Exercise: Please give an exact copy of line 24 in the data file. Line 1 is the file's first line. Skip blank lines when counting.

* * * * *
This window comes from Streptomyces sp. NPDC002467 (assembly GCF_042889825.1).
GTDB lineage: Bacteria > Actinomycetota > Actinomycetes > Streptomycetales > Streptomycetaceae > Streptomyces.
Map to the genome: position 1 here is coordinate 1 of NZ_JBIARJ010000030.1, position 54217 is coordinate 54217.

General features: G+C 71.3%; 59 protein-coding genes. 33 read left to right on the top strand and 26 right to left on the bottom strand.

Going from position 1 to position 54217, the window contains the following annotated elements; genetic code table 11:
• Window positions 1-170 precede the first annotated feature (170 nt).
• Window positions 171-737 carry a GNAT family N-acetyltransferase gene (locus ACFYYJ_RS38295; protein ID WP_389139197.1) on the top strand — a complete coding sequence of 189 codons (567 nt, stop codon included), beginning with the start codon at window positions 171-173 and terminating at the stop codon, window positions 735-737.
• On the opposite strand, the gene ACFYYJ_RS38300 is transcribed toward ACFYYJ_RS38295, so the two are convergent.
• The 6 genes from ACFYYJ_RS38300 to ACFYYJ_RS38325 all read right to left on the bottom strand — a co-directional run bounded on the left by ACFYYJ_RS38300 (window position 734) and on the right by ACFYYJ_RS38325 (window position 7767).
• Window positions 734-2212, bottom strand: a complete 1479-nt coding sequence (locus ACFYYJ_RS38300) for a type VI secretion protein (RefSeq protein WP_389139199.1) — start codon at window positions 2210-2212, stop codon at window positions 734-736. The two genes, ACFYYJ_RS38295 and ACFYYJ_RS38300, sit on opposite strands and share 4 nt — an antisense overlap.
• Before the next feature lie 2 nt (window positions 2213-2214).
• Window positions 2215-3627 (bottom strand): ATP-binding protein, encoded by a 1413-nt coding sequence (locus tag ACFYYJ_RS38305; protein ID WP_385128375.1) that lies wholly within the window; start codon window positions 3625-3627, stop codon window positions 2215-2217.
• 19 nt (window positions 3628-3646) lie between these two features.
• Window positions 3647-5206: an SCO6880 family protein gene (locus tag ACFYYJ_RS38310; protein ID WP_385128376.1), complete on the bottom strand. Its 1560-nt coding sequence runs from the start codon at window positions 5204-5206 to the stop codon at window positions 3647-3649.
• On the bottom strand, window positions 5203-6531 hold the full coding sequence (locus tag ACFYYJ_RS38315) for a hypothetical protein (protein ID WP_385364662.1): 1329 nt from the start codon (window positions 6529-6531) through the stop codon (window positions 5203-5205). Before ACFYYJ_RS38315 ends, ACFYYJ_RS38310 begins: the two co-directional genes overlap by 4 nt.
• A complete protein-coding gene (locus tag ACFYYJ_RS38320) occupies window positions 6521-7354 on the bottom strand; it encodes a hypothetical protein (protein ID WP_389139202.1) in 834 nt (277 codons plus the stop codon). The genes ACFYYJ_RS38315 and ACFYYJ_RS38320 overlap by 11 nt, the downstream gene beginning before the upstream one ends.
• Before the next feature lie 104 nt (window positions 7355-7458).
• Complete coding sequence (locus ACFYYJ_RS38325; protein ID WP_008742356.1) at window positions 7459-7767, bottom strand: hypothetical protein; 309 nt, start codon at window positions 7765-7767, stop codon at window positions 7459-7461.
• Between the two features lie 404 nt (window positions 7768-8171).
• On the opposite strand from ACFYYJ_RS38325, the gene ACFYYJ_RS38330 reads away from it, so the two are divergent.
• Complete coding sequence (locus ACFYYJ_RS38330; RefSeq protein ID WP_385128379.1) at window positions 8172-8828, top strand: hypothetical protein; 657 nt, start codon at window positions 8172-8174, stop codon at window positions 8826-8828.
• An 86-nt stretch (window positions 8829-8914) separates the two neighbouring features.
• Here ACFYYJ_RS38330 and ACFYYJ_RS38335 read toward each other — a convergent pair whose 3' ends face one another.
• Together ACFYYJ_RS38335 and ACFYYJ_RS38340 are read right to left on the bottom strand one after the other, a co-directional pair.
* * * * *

• Together ACFYYJ_RS38335 and ACFYYJ_RS38340 are read right to left on the bottom strand one after the other, a co-directional pair.